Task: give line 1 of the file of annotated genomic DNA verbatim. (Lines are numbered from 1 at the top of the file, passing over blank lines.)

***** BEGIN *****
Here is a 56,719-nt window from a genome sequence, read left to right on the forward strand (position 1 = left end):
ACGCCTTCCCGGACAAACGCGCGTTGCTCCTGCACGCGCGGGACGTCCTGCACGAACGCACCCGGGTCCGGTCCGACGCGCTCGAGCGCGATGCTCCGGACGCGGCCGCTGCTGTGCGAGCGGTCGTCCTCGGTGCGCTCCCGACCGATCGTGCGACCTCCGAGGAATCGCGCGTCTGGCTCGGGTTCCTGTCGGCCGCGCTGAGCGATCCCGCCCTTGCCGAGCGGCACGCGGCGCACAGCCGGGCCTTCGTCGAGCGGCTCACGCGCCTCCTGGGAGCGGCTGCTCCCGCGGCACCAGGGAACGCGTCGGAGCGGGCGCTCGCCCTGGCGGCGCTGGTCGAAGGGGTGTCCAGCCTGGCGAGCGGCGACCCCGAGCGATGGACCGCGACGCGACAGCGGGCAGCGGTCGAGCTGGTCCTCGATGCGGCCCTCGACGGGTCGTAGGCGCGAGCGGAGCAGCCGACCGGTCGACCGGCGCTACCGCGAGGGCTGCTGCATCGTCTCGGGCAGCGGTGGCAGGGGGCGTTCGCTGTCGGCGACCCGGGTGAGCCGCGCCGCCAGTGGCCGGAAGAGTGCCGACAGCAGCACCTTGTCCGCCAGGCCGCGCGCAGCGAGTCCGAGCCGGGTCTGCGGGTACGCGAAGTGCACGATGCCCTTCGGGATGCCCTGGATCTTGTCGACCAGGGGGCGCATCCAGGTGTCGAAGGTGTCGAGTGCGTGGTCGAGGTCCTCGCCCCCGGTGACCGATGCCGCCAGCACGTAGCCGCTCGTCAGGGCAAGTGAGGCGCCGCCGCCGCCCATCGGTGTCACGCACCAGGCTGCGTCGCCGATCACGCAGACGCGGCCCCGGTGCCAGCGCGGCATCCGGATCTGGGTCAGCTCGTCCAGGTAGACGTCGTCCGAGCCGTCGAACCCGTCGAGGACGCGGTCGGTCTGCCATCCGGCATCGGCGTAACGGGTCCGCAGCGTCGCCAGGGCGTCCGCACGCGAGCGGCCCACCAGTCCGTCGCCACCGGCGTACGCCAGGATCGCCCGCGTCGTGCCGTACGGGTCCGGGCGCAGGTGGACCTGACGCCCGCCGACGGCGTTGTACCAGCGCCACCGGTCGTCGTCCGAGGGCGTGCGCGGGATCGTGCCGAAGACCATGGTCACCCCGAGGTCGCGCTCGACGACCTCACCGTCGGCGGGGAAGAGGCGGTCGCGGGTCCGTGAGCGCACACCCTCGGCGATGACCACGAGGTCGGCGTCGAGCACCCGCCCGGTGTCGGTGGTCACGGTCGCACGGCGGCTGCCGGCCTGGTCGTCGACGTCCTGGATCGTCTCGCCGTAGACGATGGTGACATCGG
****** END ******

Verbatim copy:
Here is a 56,719-nt window from a genome sequence, read left to right on the forward strand (position 1 = left end):